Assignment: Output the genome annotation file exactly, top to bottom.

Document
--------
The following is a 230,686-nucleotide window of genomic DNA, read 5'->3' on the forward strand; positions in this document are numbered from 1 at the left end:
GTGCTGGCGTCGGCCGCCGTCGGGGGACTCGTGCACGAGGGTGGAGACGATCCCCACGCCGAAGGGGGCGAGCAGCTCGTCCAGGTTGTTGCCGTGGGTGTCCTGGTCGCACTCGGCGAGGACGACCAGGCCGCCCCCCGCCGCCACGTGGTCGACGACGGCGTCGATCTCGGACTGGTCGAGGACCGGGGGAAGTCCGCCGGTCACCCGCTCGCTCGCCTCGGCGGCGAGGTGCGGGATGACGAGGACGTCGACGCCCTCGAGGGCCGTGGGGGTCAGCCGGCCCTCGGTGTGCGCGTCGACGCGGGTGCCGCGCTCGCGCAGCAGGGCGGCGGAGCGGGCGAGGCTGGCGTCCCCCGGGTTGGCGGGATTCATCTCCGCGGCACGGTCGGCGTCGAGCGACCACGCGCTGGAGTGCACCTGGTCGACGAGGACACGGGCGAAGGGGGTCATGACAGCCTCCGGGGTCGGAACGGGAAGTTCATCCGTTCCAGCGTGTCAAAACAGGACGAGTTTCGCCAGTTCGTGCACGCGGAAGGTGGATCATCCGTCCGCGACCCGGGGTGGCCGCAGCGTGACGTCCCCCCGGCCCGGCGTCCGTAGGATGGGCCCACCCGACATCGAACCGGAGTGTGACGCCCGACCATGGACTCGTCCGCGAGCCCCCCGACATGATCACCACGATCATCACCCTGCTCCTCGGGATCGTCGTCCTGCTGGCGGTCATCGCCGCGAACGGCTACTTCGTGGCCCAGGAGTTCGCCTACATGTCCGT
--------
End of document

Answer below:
The following is a 230,686-nucleotide window of genomic DNA, read 5'->3' on the forward strand; positions in this document are numbered from 1 at the left end:
GTGCTGGCGTCGGCCGCCGTCGGGGGACTCGTGCACGAGGGTGGAGACGATCCCCACGCCGAAGGGGGCGAGCAGCTCGTCCAGGTTGTTGCCGTGGGTGTCCTGGTCGCACTCGGCGAGGACGACCAGGCCGCCCCCCGCCGCCACGTGGTCGACGACGGCGTCGATCTCGGACTGGTCGAGGACCGGGGGAAGTCCGCCGGTCACCCGCTCGCTCGCCTCGGCGGCGAGGTGCGGGATGACGAGGACGTCGACGCCCTCGAGGGCCGTGGGGGTCAGCCGGCCCTCGGTGTGCGCGTCGACGCGGGTGCCGCGCTCGCGCAGCAGGGCGGCGGAGCGGGCGAGGCTGGCGTCCCCCGGGTTGGCGGGATTCATCTCCGCGGCACGGTCGGCGTCGAGCGACCACGCGCTGGAGTGCACCTGGTCGACGAGGACACGGGCGAAGGGGGTCATGACAGCCTCCGGGGTCGGAACGGGAAGTTCATCCGTTCCAGCGTGTCAAAACAGGACGAGTTTCGCCAGTTCGTGCACGCGGAAGGTGGATCATCCGTCCGCGACCCGGGGTGGCCGCAGCGTGACGTCCCCCCGGCCCGGCGTCCGTAGGATGGGCCCACCCGACATCGAACCGGAGTGTGACGCCCGACCATGGACTCGTCCGCGAGCCCCCCGACATGATCACCACGATCATCACCCTGCTCCTCGGGATCGTCGTCCTGCTGGCGGTCATCGCCGCGAACGGCTACTTCGTGGCCCAGGAGTTCGCCTACATGTCCGT